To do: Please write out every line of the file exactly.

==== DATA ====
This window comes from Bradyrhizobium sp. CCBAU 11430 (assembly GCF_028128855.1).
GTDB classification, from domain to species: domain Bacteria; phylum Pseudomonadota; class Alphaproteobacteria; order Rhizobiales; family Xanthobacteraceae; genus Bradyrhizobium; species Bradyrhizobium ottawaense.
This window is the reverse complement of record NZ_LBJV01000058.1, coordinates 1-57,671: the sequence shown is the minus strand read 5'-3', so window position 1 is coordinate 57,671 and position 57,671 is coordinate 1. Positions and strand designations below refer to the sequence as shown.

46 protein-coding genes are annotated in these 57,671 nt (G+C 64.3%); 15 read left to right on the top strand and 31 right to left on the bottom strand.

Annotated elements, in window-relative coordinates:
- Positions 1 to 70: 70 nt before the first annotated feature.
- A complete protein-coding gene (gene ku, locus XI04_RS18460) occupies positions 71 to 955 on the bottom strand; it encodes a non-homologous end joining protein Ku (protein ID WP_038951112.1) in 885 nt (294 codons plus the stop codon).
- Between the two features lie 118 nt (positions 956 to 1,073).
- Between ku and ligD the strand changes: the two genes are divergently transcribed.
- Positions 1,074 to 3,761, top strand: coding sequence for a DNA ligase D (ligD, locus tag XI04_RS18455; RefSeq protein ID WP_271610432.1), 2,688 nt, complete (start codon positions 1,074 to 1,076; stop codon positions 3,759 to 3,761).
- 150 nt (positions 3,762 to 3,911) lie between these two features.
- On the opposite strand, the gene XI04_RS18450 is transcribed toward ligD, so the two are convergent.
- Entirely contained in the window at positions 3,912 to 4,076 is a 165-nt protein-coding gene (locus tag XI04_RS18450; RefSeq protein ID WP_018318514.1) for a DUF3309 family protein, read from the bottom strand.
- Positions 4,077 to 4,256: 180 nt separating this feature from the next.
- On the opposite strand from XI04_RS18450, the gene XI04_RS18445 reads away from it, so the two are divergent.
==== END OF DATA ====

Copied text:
This window comes from Bradyrhizobium sp. CCBAU 11430 (assembly GCF_028128855.1).
GTDB classification, from domain to species: domain Bacteria; phylum Pseudomonadota; class Alphaproteobacteria; order Rhizobiales; family Xanthobacteraceae; genus Bradyrhizobium; species Bradyrhizobium ottawaense.
This window is the reverse complement of record NZ_LBJV01000058.1, coordinates 1-57,671: the sequence shown is the minus strand read 5'-3', so window position 1 is coordinate 57,671 and position 57,671 is coordinate 1. Positions and strand designations below refer to the sequence as shown.

46 protein-coding genes are annotated in these 57,671 nt (G+C 64.3%); 15 read left to right on the top strand and 31 right to left on the bottom strand.

Annotated elements, in window-relative coordinates:
- Positions 1 to 70: 70 nt before the first annotated feature.
- A complete protein-coding gene (gene ku, locus XI04_RS18460) occupies positions 71 to 955 on the bottom strand; it encodes a non-homologous end joining protein Ku (protein ID WP_038951112.1) in 885 nt (294 codons plus the stop codon).
- Between the two features lie 118 nt (positions 956 to 1,073).
- Between ku and ligD the strand changes: the two genes are divergently transcribed.
- Positions 1,074 to 3,761, top strand: coding sequence for a DNA ligase D (ligD, locus tag XI04_RS18455; RefSeq protein ID WP_271610432.1), 2,688 nt, complete (start codon positions 1,074 to 1,076; stop codon positions 3,759 to 3,761).
- 150 nt (positions 3,762 to 3,911) lie between these two features.
- On the opposite strand, the gene XI04_RS18450 is transcribed toward ligD, so the two are convergent.
- Entirely contained in the window at positions 3,912 to 4,076 is a 165-nt protein-coding gene (locus tag XI04_RS18450; RefSeq protein ID WP_018318514.1) for a DUF3309 family protein, read from the bottom strand.
- Positions 4,077 to 4,256: 180 nt separating this feature from the next.
- On the opposite strand from XI04_RS18450, the gene XI04_RS18445 reads away from it, so the two are divergent.